“I believe that increasingly there will be questions by bondholders who are receiving negative real and nominal interest rates, while there is a lot of printing of money, about whether the debt assets they are holding are good storeholds of wealth.”
A few weeks beforehand, as the likely economic impact of the coronavirus pandemic was becoming clearer, Mario Draghi, the former head of the European Central Bank, issued a similarly blunt warning about the demerits of fixed income investments. In an op-ed for the Financial Times, Draghi wrote that
“Much higher public debt levels will become a permanent feature of our economies and will be accompanied by private debt cancellation.”
When he refers to “public debt”, he means government bonds. And when he refers to “private debt cancellation”, we interpret him to mean that corporate debt will end up defaulting or being “jubileed”. That will be potentially great news for borrowers, but it will be positively disastrous for any investors unlucky or unintelligent enough to be caught holding this stuff, because its value will be vaporised.
So at the risk of stating the blindingly obvious, if you do not need to own debt, particularly when it carries either an extremely derisory yield or a negative one, it probably makes sense not to. That is not to say that government bonds aren’t capable of trading at even more absurd levels as the market wakes up to the deflationary scale of the coronavirus crisis and Ukraine-related ‘reshoring’, only that we will not be joining investors at that particular party. Investors who are not constrained by regulatory fiat or habit to own bonds may feel similarly wary of the entire asset class.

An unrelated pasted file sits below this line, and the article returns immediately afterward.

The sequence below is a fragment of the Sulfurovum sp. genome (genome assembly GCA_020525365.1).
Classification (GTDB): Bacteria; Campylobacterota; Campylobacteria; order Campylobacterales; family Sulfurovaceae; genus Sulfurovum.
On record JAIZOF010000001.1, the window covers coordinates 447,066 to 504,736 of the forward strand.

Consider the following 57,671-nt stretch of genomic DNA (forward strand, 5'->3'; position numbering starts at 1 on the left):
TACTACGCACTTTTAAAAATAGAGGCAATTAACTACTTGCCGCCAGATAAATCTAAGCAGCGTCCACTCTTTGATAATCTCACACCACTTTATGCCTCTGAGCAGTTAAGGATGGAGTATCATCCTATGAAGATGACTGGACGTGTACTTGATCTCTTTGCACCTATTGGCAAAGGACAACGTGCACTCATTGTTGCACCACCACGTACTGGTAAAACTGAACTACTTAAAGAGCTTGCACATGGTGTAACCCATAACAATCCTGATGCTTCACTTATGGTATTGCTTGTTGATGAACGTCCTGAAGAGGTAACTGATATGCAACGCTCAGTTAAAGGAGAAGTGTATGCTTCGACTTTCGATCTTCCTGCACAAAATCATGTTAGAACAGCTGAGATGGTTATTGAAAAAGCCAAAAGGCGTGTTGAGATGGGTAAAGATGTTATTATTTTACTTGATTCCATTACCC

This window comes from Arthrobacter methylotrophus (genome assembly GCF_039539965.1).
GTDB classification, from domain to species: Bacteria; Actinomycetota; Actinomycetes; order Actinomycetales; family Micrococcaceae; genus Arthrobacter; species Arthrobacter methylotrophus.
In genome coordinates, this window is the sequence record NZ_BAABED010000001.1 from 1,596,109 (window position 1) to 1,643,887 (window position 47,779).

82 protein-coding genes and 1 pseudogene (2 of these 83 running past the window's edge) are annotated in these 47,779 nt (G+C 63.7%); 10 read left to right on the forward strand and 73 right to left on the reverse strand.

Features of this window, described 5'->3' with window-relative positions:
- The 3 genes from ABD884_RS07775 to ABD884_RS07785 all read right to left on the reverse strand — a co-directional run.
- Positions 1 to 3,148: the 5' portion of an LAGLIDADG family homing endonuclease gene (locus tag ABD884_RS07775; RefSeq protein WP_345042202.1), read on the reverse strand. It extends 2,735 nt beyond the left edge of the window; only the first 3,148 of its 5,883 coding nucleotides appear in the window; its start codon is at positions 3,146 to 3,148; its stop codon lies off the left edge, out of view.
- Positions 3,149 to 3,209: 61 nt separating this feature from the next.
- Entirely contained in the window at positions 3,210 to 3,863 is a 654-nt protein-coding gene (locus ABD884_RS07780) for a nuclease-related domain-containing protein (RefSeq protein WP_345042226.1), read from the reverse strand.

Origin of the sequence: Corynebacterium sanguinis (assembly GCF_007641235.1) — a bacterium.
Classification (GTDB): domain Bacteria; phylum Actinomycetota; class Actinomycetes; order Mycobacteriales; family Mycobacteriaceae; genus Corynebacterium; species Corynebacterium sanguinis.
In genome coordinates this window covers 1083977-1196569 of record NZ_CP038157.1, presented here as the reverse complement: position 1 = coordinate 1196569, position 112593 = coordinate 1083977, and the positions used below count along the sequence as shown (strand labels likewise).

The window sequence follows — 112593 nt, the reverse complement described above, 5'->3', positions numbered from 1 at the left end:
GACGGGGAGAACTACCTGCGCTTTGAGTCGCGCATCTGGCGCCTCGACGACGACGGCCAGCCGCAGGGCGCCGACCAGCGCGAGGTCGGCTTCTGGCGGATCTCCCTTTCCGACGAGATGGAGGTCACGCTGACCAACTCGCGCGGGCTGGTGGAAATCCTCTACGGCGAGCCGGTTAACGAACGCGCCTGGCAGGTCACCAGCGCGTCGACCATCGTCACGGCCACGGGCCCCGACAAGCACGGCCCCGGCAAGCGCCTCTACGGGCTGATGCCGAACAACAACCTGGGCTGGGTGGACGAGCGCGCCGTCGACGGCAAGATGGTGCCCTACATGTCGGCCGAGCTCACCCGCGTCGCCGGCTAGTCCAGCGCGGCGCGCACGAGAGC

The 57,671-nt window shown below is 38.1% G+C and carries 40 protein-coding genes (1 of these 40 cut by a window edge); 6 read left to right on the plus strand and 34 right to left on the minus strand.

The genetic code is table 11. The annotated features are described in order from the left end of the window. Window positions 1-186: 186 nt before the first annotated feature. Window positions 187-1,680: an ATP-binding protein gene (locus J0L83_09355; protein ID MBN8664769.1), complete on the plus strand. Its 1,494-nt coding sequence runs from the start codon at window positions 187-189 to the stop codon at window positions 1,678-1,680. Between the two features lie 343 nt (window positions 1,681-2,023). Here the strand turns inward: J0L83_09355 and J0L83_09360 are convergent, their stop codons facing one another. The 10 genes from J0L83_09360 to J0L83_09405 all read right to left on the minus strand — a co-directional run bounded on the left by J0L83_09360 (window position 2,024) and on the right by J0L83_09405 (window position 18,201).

As to equity markets, further extreme volatility seems certain. But having never owned “markets” per se – as opposed to individual, high quality companies run by principled, shareholder-friendly management, with little or no associated debt, and only when the shares of those companies can be purchased at a meaningful discount to their inherent worth – we are not about to start now. Not every market or sector enters this crisis in the same shape. We think, for example, about the opportunity called Japan. Japanese companies, by and large, have spent the last 25 years hoarding cash while they deal with their own domestic deflationary depression. As a result, they now have the healthiest balance sheets in the world. Japanese dividend yields have roughly tripled over the last seven years. Compare the situation of corporate Japan to that of corporate North America, where companies are entering this crisis having never issued so much debt in their lifetimes, and with both dividends and share buybacks likely to be severely curtailed. We know which market we would rather own.
Which is why we stress the requirement to keep an open, flexible mind. What has worked, for the last decade at least, may well not work in the future over the medium term. The game has simply changed. The market strategist Anton Tonev, in his excellent ‘Beyond Overton’ blog, recently wrote that